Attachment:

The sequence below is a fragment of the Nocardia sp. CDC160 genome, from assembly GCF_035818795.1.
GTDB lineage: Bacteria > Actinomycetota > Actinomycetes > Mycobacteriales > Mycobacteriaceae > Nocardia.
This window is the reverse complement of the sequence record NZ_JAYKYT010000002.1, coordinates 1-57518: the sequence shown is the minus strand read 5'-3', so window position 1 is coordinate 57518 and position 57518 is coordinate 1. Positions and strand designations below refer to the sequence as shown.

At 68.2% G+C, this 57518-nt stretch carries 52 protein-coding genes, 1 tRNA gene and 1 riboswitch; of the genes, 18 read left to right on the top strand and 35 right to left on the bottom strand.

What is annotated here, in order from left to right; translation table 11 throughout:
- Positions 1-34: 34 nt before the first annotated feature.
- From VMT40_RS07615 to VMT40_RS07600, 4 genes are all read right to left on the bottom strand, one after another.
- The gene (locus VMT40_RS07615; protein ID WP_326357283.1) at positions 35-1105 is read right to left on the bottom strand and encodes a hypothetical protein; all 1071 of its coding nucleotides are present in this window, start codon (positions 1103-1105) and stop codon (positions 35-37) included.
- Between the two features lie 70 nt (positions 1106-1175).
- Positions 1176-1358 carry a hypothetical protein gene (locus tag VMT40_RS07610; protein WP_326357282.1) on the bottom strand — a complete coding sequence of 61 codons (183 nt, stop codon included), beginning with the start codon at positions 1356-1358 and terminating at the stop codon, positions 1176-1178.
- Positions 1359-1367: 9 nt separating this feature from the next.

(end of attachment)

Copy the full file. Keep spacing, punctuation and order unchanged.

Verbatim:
The sequence below is a fragment of the Nocardia sp. CDC160 genome, from assembly GCF_035818795.1.
GTDB lineage: Bacteria > Actinomycetota > Actinomycetes > Mycobacteriales > Mycobacteriaceae > Nocardia.
This window is the reverse complement of the sequence record NZ_JAYKYT010000002.1, coordinates 1-57518: the sequence shown is the minus strand read 5'-3', so window position 1 is coordinate 57518 and position 57518 is coordinate 1. Positions and strand designations below refer to the sequence as shown.

At 68.2% G+C, this 57518-nt stretch carries 52 protein-coding genes, 1 tRNA gene and 1 riboswitch; of the genes, 18 read left to right on the top strand and 35 right to left on the bottom strand.

What is annotated here, in order from left to right; translation table 11 throughout:
- Positions 1-34: 34 nt before the first annotated feature.
- From VMT40_RS07615 to VMT40_RS07600, 4 genes are all read right to left on the bottom strand, one after another.
- The gene (locus VMT40_RS07615; protein ID WP_326357283.1) at positions 35-1105 is read right to left on the bottom strand and encodes a hypothetical protein; all 1071 of its coding nucleotides are present in this window, start codon (positions 1103-1105) and stop codon (positions 35-37) included.
- Between the two features lie 70 nt (positions 1106-1175).
- Positions 1176-1358 carry a hypothetical protein gene (locus tag VMT40_RS07610; protein WP_326357282.1) on the bottom strand — a complete coding sequence of 61 codons (183 nt, stop codon included), beginning with the start codon at positions 1356-1358 and terminating at the stop codon, positions 1176-1178.
- Positions 1359-1367: 9 nt separating this feature from the next.